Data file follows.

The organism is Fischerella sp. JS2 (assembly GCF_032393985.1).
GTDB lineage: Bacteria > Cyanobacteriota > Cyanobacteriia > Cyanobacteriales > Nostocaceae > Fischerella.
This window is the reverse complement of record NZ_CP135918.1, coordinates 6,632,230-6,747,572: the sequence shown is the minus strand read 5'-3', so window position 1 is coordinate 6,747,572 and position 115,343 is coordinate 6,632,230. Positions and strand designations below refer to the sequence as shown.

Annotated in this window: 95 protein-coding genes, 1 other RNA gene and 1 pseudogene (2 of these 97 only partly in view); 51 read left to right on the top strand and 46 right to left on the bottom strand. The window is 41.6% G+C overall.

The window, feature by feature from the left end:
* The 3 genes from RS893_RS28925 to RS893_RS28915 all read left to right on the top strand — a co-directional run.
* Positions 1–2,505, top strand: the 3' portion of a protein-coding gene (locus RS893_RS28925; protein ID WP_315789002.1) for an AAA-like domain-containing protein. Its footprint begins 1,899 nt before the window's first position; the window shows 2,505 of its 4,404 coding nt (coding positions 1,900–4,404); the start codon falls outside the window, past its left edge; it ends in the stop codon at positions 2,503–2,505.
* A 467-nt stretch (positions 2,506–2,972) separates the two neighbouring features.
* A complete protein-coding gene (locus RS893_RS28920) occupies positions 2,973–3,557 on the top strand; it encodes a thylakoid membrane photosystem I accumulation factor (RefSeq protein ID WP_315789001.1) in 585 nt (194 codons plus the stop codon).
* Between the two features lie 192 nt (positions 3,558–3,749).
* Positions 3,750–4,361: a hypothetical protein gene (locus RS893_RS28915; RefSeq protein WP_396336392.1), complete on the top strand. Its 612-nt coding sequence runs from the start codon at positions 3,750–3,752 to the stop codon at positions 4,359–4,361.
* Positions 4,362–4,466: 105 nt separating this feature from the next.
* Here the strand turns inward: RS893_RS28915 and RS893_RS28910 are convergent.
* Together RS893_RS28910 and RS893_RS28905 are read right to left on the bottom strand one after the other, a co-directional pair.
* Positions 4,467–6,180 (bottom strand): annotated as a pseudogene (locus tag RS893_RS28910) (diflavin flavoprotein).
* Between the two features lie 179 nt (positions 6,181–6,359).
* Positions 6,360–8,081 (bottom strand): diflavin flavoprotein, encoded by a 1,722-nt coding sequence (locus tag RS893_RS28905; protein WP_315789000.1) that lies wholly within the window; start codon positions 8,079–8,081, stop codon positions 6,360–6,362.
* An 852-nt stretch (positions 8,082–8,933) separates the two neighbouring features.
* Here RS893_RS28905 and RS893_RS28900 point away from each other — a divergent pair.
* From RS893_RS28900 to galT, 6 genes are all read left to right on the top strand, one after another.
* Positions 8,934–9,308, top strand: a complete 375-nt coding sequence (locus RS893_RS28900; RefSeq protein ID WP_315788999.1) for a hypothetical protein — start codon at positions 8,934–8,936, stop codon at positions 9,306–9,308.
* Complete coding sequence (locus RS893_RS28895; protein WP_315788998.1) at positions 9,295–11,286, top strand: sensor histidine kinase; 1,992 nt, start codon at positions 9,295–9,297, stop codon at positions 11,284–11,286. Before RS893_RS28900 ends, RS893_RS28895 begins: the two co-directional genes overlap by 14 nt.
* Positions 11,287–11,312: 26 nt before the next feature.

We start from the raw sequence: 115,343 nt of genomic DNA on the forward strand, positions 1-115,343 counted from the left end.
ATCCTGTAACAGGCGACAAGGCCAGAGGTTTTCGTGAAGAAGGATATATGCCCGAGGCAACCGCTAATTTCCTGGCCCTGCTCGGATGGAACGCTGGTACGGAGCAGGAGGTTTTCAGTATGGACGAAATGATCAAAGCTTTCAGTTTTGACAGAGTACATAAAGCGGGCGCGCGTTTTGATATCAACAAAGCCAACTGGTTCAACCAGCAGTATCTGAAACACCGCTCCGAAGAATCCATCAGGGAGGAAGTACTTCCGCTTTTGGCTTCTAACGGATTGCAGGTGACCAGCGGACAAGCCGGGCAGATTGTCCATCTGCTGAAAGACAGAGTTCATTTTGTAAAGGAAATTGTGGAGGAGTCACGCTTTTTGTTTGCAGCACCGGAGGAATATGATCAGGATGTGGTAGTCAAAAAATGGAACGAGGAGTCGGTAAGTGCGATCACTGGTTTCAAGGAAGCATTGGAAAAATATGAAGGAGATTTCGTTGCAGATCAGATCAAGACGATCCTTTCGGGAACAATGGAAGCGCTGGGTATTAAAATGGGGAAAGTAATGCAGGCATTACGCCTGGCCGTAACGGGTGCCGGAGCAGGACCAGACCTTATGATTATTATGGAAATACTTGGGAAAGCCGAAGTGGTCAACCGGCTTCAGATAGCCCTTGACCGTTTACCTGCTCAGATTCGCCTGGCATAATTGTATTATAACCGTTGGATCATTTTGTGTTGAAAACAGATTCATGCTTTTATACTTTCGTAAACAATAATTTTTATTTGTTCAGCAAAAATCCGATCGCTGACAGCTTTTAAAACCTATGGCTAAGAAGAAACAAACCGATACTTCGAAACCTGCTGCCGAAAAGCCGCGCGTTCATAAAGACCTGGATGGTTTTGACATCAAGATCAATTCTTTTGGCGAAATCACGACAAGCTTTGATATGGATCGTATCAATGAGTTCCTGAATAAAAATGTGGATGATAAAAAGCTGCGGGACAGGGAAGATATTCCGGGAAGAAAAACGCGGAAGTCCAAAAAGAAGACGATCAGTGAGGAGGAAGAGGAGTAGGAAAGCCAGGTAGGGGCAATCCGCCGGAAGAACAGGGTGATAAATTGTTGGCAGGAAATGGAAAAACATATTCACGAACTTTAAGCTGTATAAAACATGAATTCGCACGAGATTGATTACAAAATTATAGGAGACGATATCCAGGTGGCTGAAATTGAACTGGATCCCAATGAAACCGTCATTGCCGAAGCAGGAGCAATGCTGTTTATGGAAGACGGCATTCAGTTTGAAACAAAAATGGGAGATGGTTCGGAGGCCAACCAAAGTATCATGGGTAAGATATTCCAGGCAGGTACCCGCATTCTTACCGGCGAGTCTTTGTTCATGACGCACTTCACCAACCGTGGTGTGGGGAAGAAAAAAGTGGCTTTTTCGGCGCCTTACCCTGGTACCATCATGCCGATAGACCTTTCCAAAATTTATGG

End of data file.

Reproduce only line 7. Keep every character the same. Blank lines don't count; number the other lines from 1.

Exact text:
* Positions 1–2,505, top strand: the 3' portion of a protein-coding gene (locus RS893_RS28925; protein ID WP_315789002.1) for an AAA-like domain-containing protein. Its footprint begins 1,899 nt before the window's first position; the window shows 2,505 of its 4,404 coding nt (coding positions 1,900–4,404); the start codon falls outside the window, past its left edge; it ends in the stop codon at positions 2,503–2,505.